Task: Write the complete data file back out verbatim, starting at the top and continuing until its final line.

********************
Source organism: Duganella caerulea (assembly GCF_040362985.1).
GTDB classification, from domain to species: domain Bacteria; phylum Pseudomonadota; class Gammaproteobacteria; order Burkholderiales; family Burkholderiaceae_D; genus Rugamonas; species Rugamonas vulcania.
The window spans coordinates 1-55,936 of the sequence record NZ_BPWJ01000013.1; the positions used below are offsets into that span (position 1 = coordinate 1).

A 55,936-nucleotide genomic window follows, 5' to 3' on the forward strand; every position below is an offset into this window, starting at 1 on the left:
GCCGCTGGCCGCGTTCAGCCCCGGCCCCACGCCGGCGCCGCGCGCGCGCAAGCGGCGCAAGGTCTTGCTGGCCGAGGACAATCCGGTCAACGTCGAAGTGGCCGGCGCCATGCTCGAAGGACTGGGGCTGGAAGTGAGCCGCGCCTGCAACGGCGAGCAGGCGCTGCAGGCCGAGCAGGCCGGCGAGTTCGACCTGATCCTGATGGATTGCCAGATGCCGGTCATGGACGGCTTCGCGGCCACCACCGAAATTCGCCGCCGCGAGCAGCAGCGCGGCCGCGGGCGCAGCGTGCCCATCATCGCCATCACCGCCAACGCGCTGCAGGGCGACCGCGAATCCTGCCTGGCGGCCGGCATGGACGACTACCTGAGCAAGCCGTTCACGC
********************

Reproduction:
Source organism: Duganella caerulea (assembly GCF_040362985.1).
GTDB classification, from domain to species: domain Bacteria; phylum Pseudomonadota; class Gammaproteobacteria; order Burkholderiales; family Burkholderiaceae_D; genus Rugamonas; species Rugamonas vulcania.
The window spans coordinates 1-55,936 of the sequence record NZ_BPWJ01000013.1; the positions used below are offsets into that span (position 1 = coordinate 1).

A 55,936-nucleotide genomic window follows, 5' to 3' on the forward strand; every position below is an offset into this window, starting at 1 on the left:
GCCGCTGGCCGCGTTCAGCCCCGGCCCCACGCCGGCGCCGCGCGCGCGCAAGCGGCGCAAGGTCTTGCTGGCCGAGGACAATCCGGTCAACGTCGAAGTGGCCGGCGCCATGCTCGAAGGACTGGGGCTGGAAGTGAGCCGCGCCTGCAACGGCGAGCAGGCGCTGCAGGCCGAGCAGGCCGGCGAGTTCGACCTGATCCTGATGGATTGCCAGATGCCGGTCATGGACGGCTTCGCGGCCACCACCGAAATTCGCCGCCGCGAGCAGCAGCGCGGCCGCGGGCGCAGCGTGCCCATCATCGCCATCACCGCCAACGCGCTGCAGGGCGACCGCGAATCCTGCCTGGCGGCCGGCATGGACGACTACCTGAGCAAGCCGTTCACGC